Unions representing city cops and other civil servants landed a court victory Wednesday when a judge issued a temporary restraining order blocking the release of certain disciplinary records under Albany’s repeal of the 50-a law.
The order from State Supreme Court Judge Carol Edmead bars the city from public releasing any disciplinary records of NYPD officers, firefighters and correction officers that have been not yet been substantiated.
Edmead issued the stay against the release of any unsubstantiated records while the case gets transferred from state to federal court.
The ruling comes the same day the de Blasio administration had planned to launch a massive online, public database of NYPD disciplinary reports.
It marks the latest in the battle for transparency around police misconduct that dates back to 2016, when the NYPD and Mayor de Blasio began shielding the outcomes of police misconduct cases while citing 50-a.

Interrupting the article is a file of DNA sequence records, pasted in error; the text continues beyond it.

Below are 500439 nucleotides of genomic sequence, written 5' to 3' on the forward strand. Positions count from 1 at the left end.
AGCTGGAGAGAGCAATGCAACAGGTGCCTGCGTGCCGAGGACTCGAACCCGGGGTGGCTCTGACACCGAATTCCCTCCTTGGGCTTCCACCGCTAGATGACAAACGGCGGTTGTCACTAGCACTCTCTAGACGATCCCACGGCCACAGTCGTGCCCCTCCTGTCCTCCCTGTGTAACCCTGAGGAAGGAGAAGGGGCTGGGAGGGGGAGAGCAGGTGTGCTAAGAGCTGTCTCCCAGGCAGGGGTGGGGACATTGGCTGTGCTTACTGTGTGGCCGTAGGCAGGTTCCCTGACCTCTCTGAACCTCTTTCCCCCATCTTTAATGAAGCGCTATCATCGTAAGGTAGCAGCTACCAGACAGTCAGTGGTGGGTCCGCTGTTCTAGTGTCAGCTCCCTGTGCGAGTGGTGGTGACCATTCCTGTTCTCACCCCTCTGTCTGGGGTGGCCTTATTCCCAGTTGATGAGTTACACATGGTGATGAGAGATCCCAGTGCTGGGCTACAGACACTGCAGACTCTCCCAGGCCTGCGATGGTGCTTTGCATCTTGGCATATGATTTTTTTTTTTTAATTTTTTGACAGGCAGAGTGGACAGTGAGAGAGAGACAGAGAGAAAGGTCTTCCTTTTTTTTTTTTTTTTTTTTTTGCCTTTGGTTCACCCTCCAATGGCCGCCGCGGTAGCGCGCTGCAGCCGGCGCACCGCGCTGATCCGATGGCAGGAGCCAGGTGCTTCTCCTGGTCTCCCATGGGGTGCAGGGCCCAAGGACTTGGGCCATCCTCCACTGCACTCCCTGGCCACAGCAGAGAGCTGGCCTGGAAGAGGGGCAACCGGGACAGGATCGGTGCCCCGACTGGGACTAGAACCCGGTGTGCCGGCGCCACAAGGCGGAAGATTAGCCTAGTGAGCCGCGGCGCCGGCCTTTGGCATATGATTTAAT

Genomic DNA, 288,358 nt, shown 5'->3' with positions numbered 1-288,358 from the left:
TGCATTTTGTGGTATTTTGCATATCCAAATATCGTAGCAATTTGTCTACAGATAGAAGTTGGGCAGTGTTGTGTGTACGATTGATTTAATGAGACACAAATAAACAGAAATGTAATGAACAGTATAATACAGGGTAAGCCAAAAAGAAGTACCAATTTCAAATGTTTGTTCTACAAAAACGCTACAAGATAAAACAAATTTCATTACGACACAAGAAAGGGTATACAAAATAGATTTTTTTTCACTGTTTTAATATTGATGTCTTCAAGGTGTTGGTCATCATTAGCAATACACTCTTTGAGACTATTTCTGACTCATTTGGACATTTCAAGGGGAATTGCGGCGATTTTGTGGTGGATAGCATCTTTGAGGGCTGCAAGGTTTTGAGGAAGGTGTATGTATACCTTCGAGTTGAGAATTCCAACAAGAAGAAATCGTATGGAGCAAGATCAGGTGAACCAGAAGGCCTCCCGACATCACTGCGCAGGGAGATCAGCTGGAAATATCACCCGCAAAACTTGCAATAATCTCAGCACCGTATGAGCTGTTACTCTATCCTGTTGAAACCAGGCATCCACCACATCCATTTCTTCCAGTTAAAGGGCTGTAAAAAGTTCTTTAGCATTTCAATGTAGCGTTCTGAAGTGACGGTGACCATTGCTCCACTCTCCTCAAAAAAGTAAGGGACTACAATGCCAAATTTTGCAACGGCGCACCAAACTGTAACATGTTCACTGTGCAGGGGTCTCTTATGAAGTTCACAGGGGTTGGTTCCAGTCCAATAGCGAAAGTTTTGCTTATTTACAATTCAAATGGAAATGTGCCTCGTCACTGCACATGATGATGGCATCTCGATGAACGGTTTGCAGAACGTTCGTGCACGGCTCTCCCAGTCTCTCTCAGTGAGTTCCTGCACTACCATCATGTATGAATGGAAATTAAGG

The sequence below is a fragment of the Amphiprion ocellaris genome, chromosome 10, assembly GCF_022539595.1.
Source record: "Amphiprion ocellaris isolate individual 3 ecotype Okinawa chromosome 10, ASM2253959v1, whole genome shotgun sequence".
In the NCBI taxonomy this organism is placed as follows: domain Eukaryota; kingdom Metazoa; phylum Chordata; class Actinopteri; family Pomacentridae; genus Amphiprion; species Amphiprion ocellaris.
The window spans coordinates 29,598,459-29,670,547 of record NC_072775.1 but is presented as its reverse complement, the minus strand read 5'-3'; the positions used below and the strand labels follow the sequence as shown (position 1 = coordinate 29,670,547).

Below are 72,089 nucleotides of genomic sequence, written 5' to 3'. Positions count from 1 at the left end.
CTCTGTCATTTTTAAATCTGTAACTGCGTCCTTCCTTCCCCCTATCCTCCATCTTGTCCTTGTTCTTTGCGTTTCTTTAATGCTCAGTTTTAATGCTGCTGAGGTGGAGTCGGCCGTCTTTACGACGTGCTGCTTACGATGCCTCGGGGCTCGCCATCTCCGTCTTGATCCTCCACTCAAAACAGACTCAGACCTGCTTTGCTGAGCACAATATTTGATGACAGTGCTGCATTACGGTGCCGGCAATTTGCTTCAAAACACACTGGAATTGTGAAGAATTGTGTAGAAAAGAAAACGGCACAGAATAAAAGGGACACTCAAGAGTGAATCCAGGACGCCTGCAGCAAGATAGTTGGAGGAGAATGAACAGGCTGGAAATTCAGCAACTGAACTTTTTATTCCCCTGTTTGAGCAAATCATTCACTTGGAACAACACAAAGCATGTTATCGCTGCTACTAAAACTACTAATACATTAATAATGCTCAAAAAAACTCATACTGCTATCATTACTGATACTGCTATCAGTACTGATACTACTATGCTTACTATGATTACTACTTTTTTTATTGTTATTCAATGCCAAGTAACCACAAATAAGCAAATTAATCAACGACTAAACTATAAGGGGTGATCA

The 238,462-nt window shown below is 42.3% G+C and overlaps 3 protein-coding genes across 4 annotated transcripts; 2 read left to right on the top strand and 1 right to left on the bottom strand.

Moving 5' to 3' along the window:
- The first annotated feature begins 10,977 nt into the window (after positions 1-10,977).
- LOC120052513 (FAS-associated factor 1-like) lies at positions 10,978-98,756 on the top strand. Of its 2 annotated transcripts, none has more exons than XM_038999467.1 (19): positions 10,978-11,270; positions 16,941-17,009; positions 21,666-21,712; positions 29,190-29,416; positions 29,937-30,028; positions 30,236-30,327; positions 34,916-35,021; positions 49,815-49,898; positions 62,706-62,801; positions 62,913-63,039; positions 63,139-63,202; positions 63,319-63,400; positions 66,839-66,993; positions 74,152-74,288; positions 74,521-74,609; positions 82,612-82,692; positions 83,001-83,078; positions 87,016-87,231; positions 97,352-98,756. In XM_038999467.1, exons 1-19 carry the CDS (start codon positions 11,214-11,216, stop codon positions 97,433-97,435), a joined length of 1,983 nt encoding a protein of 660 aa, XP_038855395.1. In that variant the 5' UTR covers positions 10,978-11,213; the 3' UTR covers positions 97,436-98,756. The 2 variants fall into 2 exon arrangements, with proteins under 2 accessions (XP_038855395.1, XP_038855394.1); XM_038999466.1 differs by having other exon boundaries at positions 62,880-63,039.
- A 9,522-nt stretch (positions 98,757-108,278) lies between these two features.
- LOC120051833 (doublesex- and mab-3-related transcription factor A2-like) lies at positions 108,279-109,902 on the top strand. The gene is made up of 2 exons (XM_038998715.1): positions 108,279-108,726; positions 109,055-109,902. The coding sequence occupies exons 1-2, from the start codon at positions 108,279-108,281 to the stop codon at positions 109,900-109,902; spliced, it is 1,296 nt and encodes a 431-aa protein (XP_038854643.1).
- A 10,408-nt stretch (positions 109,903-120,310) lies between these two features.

The state legislature repealed that law last month, spurred by the civil unrest over the Minneapolis police killing of George Floyd, with de Blasio announcing shortly thereafter that the new database would be compiled.
The unions representing 60,000 officers argued in their lawsuit against the disclosures that unproven allegations can’t be included in an internet “data dump” because it will “absolutely destroy the reputation and privacy — and imperil the safety — of many of those firefighters and officers.”
They also claimed the release allegations that haven’t been proven or finalized would violate collective bargaining agreements, while the city has argued that the inclusion of such files would create fairness and a streamlined approach for all city workers.
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